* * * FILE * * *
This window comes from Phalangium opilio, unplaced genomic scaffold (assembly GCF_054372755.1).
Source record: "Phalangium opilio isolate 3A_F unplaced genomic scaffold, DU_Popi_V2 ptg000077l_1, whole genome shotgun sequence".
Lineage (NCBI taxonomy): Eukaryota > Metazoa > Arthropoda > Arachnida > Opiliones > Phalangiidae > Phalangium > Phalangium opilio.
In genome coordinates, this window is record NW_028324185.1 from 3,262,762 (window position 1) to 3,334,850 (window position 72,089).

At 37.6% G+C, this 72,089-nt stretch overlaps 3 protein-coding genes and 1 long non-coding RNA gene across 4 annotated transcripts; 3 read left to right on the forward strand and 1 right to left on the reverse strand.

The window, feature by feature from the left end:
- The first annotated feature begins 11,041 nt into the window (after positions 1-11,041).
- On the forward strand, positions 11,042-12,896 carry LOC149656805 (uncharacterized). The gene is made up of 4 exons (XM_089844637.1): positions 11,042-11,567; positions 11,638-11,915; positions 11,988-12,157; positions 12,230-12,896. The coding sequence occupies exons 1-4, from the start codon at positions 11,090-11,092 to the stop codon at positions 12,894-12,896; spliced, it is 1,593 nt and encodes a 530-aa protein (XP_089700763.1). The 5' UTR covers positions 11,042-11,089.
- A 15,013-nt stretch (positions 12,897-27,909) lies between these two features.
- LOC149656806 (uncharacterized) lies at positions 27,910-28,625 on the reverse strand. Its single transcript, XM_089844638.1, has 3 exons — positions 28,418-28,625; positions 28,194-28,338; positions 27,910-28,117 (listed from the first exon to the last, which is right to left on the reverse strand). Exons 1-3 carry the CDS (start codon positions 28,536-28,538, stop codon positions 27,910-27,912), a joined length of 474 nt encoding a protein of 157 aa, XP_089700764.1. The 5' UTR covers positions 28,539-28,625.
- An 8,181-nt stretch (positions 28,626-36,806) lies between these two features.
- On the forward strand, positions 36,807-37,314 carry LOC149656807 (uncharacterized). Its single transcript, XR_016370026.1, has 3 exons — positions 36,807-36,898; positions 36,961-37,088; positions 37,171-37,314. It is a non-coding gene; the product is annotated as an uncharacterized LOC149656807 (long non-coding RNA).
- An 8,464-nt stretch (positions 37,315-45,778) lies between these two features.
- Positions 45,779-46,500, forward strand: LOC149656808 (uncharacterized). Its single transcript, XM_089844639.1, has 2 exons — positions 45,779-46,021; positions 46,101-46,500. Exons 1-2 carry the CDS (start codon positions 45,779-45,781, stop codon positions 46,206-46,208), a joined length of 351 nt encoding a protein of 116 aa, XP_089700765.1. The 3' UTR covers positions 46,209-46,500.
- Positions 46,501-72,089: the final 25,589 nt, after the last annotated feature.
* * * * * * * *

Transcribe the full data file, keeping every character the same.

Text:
This window comes from Phalangium opilio, unplaced genomic scaffold (assembly GCF_054372755.1).
Source record: "Phalangium opilio isolate 3A_F unplaced genomic scaffold, DU_Popi_V2 ptg000077l_1, whole genome shotgun sequence".
Lineage (NCBI taxonomy): Eukaryota > Metazoa > Arthropoda > Arachnida > Opiliones > Phalangiidae > Phalangium > Phalangium opilio.
In genome coordinates, this window is record NW_028324185.1 from 3,262,762 (window position 1) to 3,334,850 (window position 72,089).

At 37.6% G+C, this 72,089-nt stretch overlaps 3 protein-coding genes and 1 long non-coding RNA gene across 4 annotated transcripts; 3 read left to right on the forward strand and 1 right to left on the reverse strand.

The window, feature by feature from the left end:
- The first annotated feature begins 11,041 nt into the window (after positions 1-11,041).
- On the forward strand, positions 11,042-12,896 carry LOC149656805 (uncharacterized). The gene is made up of 4 exons (XM_089844637.1): positions 11,042-11,567; positions 11,638-11,915; positions 11,988-12,157; positions 12,230-12,896. The coding sequence occupies exons 1-4, from the start codon at positions 11,090-11,092 to the stop codon at positions 12,894-12,896; spliced, it is 1,593 nt and encodes a 530-aa protein (XP_089700763.1). The 5' UTR covers positions 11,042-11,089.
- A 15,013-nt stretch (positions 12,897-27,909) lies between these two features.
- LOC149656806 (uncharacterized) lies at positions 27,910-28,625 on the reverse strand. Its single transcript, XM_089844638.1, has 3 exons — positions 28,418-28,625; positions 28,194-28,338; positions 27,910-28,117 (listed from the first exon to the last, which is right to left on the reverse strand). Exons 1-3 carry the CDS (start codon positions 28,536-28,538, stop codon positions 27,910-27,912), a joined length of 474 nt encoding a protein of 157 aa, XP_089700764.1. The 5' UTR covers positions 28,539-28,625.
- An 8,181-nt stretch (positions 28,626-36,806) lies between these two features.
- On the forward strand, positions 36,807-37,314 carry LOC149656807 (uncharacterized). Its single transcript, XR_016370026.1, has 3 exons — positions 36,807-36,898; positions 36,961-37,088; positions 37,171-37,314. It is a non-coding gene; the product is annotated as an uncharacterized LOC149656807 (long non-coding RNA).
- An 8,464-nt stretch (positions 37,315-45,778) lies between these two features.
- Positions 45,779-46,500, forward strand: LOC149656808 (uncharacterized). Its single transcript, XM_089844639.1, has 2 exons — positions 45,779-46,021; positions 46,101-46,500. Exons 1-2 carry the CDS (start codon positions 45,779-45,781, stop codon positions 46,206-46,208), a joined length of 351 nt encoding a protein of 116 aa, XP_089700765.1. The 3' UTR covers positions 46,209-46,500.
- Positions 46,501-72,089: the final 25,589 nt, after the last annotated feature.